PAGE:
The next stop was at the nearby village of Haruv, where the group split up into groups of six, each of which was invited to the house to one of the local residents. Elisha Mizrahi spoke with admiration about the community: "The people who chose to live here, including the Gaza Strip evacuees, have the same spirit that the Zionist pioneers who founded Israel had. Supporting people like them is KKL-JNF's mission, whether it involves land infrastructure, water projects, security roads, or whatever is necessary. David Nahamias, a KKL-JNF leader who was a planner in his soul, envisioned Jewish settlement in this region 35 years ago and drew up plans that were shelved at the time. Now, the time has come to implement them."
On the way to the houses, the group passed yet another KKL-JNF footprint, a children's playground donated by JNF America. Tzvika
, a local resident, greeted his group and spoke about the decision to move to Haruv: "My wife and I come from the Tel Aviv region, and the decision to move here had to do with what I call practical Zionism and the desire to settle an underdeveloped area, where one is close to nature and you know your neighbors. It's not easy, we face many challenges, but thanks to organizations like KKL-JNF, we don't feel alone."
A lively discussion ensued, during which Tzvika spoke about what he feels is the main challenge facing present day Israeli society: "KKL-JNF helps with the physical infrastructure, but I feel our greatest challenge is Israel's social infrastructure. I am particularly concerned with the religious-secular interface. I would like Haruv to be a model for how secular and religious people can live together. It's a question of identity, an issue I know is very important to Jews living abroad."
From Haruv, the group traveled to Beersheva River Park, where KKL-JNF, in partnership with the government and municipal authorities, is transforming the formerly polluted eight-kilometer streambed that intersects Beersheba from east to west into the city's central green lung. The park is fast becoming an attraction that serves local residents and attracts visitors passing through the city to stop, relax, and enjoy a green desert oasis that offers a wealth of possibilities for family recreation. The mission visited Beit Eshel, a restoration project supported by a gift from Ed and Irene Sonshine, Toronto Negev Dinner honorees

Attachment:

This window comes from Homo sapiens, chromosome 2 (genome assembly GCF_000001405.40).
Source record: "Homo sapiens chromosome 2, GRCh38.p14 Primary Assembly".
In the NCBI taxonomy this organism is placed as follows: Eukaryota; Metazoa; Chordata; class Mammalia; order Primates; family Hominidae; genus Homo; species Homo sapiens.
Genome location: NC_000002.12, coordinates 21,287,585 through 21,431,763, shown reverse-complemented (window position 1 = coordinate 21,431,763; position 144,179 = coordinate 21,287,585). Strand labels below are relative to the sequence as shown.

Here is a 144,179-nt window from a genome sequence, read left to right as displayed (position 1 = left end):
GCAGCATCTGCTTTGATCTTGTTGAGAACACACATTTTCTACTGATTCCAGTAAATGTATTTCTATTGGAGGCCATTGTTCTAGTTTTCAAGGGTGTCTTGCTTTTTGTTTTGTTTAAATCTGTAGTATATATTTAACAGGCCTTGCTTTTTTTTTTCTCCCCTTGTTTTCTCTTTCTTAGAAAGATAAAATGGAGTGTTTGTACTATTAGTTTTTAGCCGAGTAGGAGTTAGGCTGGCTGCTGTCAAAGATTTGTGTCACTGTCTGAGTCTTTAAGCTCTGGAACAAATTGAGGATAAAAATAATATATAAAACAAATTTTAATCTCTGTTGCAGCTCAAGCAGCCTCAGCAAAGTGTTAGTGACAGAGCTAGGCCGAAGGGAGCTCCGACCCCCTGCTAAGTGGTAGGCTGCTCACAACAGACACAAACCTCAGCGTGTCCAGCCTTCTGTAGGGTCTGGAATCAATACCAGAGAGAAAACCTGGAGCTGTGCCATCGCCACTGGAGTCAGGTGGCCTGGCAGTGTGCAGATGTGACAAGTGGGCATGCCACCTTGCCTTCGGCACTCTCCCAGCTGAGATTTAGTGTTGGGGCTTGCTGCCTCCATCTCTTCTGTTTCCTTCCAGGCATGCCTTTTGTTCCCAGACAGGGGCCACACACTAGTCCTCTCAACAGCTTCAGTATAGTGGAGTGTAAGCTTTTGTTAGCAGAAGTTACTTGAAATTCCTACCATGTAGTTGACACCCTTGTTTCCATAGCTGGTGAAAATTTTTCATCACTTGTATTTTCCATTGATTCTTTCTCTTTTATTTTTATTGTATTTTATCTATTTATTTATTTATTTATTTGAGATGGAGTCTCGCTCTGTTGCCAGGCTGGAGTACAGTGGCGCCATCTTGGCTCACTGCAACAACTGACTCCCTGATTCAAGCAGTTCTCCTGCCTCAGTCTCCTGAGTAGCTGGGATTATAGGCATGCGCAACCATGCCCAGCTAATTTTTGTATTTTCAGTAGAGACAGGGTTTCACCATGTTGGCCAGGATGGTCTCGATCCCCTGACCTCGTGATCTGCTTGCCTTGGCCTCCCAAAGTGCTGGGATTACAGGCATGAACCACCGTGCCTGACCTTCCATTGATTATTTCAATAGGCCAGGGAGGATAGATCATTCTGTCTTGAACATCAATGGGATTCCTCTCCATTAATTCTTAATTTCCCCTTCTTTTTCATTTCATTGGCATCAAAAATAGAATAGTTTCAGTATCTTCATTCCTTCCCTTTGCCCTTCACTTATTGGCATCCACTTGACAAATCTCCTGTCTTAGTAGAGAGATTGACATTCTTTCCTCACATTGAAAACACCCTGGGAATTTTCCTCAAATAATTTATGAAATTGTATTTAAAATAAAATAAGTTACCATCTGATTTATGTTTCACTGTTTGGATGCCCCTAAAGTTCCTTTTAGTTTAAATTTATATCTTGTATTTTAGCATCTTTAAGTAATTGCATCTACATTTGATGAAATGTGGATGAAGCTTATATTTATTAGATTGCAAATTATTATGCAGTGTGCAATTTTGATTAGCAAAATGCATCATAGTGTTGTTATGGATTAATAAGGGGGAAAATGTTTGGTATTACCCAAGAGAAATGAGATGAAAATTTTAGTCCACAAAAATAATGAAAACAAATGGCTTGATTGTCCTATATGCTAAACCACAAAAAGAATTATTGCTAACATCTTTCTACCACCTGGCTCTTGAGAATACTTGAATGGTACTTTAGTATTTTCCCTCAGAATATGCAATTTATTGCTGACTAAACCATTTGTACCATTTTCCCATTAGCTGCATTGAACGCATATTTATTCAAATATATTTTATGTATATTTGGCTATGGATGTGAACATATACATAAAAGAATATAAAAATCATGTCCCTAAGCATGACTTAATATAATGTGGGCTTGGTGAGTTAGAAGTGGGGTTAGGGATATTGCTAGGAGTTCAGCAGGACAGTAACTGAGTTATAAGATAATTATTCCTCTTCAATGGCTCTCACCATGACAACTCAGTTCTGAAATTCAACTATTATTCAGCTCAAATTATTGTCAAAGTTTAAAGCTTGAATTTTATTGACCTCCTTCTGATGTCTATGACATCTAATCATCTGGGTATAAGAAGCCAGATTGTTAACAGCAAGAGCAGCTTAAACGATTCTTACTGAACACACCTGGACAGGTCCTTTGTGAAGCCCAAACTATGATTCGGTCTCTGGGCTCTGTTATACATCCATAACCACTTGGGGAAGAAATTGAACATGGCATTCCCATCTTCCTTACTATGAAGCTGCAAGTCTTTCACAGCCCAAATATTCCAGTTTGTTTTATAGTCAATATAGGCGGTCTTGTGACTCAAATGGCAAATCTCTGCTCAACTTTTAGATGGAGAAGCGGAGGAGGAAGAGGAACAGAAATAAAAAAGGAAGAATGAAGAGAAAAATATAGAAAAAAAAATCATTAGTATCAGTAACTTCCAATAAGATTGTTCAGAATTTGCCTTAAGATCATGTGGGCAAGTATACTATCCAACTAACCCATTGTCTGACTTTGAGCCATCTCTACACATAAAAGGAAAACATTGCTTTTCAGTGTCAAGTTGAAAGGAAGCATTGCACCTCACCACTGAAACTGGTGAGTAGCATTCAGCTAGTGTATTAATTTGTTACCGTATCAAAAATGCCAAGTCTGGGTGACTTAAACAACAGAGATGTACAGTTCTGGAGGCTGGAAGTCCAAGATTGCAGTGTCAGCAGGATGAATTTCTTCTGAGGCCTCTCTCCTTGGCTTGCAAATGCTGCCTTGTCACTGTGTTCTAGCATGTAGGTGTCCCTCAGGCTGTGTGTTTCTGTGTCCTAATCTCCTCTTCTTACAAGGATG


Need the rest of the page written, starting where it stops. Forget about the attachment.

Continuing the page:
. Phillip Ledovsky
of Toronto, who was on the mission together with his wife Karen, pointed to a line in a book by the famous Israeli author David Grossman: "Grossman writes here that according to numbers, statistics and the laws of nature, Israel doesn't stand a chance. When we were at Nahal Beersheva Park, I thought to myself, here is a perfect example of how it's possible to succeed against all the odds. It's so beautiful and impressive now, and the place was a garbage dump only five years ago!"
The group stopped for lunch at Eshkol Park, a joint project of KKL-JNF, the Israel Nature and Parks Authority and the Regional Council. The waters of the Besor springs, which are not suitable for drinking, irrigate green lawns and desert plants in this expansive park, which is wheelchair accessible. Elisha Mizrahi talked about the park and the Besor region: "We started creating this park in 1982, when the peace agreement with Egypt was signed. The Besor region was settled at the time by the people who were evacuated from the Jewish communities in Sinai. Besides agriculture, the region boosts a booming tourist industry, which has become a major source of livelihood for local residents. Eshkol Park is one of the Besor's foremost attractions."